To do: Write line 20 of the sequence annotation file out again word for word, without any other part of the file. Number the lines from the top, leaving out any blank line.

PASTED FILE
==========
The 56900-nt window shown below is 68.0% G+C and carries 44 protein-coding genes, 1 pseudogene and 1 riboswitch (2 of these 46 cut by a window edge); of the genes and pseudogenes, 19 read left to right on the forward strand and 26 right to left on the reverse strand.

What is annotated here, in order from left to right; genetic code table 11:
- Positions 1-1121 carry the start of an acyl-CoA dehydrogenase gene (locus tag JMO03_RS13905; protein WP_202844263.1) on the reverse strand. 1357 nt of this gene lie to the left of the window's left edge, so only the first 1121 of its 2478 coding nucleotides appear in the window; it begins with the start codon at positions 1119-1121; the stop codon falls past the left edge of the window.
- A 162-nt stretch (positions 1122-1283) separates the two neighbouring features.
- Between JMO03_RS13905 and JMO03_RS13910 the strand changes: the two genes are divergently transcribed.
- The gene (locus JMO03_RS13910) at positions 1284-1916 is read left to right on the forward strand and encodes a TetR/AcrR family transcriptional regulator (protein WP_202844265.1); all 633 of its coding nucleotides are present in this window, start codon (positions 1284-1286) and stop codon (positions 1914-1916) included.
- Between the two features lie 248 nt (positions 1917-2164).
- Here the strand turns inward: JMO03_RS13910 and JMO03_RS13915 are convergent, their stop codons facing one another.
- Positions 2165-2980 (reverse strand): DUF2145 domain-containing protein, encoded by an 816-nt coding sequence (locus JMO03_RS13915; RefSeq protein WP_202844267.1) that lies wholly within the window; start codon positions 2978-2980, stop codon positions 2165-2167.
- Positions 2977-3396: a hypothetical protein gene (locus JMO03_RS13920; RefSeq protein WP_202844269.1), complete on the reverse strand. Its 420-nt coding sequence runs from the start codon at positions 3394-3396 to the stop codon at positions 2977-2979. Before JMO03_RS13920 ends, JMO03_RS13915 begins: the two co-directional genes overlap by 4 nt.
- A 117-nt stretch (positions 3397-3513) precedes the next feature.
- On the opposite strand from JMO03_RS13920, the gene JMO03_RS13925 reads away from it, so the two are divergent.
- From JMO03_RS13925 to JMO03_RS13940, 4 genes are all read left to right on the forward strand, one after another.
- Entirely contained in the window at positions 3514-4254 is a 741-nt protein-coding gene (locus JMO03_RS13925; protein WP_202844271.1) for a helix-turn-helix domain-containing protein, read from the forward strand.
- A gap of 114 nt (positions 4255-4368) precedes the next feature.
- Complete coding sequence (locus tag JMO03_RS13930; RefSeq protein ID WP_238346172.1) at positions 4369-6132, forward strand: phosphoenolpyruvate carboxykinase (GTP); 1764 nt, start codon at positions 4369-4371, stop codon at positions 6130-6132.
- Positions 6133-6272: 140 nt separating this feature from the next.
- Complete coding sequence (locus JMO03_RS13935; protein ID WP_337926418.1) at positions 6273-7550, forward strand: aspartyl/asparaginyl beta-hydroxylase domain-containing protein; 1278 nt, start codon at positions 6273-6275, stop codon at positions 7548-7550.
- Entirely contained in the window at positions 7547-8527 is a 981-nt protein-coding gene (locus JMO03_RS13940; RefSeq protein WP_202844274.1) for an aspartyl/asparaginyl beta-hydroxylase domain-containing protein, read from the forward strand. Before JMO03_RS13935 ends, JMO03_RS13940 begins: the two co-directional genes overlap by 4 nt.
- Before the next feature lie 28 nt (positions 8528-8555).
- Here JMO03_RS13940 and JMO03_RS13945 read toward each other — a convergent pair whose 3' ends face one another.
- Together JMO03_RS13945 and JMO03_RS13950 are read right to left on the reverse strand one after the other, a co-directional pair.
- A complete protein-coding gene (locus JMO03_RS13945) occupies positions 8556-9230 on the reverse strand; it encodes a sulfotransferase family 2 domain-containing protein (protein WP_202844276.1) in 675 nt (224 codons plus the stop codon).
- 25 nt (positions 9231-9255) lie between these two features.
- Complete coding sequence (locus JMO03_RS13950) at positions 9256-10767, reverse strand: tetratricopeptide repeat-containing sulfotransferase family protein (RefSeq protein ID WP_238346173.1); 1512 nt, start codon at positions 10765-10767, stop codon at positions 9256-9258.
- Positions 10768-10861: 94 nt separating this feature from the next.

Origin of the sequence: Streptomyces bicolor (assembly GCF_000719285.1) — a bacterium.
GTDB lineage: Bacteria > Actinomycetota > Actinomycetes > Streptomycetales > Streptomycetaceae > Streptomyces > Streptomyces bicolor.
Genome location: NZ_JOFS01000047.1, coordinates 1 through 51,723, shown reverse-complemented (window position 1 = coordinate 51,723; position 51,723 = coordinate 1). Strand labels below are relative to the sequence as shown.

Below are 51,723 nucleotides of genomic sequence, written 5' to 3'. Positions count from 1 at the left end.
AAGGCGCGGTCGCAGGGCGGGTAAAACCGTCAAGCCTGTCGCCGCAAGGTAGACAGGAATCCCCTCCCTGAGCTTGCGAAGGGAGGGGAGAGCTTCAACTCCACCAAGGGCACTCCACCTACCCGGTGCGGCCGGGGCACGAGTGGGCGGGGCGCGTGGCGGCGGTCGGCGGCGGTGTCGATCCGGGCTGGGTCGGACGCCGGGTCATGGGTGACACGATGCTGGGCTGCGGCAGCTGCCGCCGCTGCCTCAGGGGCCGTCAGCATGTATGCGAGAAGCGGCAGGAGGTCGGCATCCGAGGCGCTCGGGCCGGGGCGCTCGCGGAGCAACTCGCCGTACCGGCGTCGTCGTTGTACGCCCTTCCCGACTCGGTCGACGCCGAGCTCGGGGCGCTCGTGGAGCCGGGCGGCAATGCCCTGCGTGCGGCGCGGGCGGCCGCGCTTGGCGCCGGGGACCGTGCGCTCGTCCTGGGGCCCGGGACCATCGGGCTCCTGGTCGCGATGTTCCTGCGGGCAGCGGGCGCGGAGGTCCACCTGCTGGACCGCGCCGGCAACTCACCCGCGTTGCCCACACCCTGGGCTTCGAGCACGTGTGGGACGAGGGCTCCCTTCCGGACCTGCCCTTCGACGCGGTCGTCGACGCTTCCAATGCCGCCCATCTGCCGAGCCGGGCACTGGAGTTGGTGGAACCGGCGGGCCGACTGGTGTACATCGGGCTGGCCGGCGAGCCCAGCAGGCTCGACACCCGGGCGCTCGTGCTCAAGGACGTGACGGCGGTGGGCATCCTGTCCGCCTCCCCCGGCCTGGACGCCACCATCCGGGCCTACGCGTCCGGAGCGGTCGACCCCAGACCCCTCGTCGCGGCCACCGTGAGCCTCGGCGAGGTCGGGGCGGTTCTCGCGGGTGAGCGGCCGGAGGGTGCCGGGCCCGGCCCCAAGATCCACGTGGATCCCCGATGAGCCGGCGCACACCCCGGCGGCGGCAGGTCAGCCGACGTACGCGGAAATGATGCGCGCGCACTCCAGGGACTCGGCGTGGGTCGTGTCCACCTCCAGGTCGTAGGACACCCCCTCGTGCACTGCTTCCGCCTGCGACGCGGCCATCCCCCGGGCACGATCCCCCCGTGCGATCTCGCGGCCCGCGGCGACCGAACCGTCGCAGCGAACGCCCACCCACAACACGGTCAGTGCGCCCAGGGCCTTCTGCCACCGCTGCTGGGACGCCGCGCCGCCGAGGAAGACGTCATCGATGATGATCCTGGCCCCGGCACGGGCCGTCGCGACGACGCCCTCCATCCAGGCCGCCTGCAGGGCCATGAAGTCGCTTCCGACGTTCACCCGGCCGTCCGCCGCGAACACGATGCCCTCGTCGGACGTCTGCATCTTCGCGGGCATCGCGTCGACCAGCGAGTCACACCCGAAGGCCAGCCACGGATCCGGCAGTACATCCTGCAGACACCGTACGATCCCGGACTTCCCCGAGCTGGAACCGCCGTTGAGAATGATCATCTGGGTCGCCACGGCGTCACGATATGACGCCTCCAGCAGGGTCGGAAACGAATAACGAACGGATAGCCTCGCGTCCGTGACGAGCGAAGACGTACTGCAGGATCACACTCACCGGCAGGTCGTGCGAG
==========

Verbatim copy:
- Before the next feature lie 28 nt (positions 8528-8555).